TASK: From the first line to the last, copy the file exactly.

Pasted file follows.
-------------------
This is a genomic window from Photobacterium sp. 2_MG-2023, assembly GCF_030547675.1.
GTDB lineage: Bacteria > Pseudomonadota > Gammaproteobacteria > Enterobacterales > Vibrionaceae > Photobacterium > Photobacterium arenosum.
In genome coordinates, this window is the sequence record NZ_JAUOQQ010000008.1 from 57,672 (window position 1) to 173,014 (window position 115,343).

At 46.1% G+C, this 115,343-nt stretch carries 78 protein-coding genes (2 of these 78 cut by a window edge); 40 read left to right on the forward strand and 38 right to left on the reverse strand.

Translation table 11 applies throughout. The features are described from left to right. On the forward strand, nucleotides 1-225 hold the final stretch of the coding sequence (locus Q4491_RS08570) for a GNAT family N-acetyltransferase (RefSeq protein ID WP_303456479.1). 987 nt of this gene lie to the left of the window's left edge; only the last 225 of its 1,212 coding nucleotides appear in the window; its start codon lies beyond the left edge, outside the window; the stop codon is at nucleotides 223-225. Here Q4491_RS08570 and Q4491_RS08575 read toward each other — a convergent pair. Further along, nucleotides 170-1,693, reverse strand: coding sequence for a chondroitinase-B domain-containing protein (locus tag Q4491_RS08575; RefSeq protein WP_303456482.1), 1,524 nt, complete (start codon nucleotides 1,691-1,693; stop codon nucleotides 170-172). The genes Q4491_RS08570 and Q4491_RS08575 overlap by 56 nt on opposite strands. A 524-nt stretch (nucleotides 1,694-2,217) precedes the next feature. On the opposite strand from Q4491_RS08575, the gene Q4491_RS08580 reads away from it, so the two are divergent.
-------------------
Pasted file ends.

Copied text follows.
This is a genomic window from Photobacterium sp. 2_MG-2023, assembly GCF_030547675.1.
GTDB lineage: Bacteria > Pseudomonadota > Gammaproteobacteria > Enterobacterales > Vibrionaceae > Photobacterium > Photobacterium arenosum.
In genome coordinates, this window is the sequence record NZ_JAUOQQ010000008.1 from 57,672 (window position 1) to 173,014 (window position 115,343).

At 46.1% G+C, this 115,343-nt stretch carries 78 protein-coding genes (2 of these 78 cut by a window edge); 40 read left to right on the forward strand and 38 right to left on the reverse strand.

Translation table 11 applies throughout. The features are described from left to right. On the forward strand, nucleotides 1-225 hold the final stretch of the coding sequence (locus Q4491_RS08570) for a GNAT family N-acetyltransferase (RefSeq protein ID WP_303456479.1). 987 nt of this gene lie to the left of the window's left edge; only the last 225 of its 1,212 coding nucleotides appear in the window; its start codon lies beyond the left edge, outside the window; the stop codon is at nucleotides 223-225. Here Q4491_RS08570 and Q4491_RS08575 read toward each other — a convergent pair. Further along, nucleotides 170-1,693, reverse strand: coding sequence for a chondroitinase-B domain-containing protein (locus tag Q4491_RS08575; RefSeq protein WP_303456482.1), 1,524 nt, complete (start codon nucleotides 1,691-1,693; stop codon nucleotides 170-172). The genes Q4491_RS08570 and Q4491_RS08575 overlap by 56 nt on opposite strands. A 524-nt stretch (nucleotides 1,694-2,217) precedes the next feature. On the opposite strand from Q4491_RS08575, the gene Q4491_RS08580 reads away from it, so the two are divergent.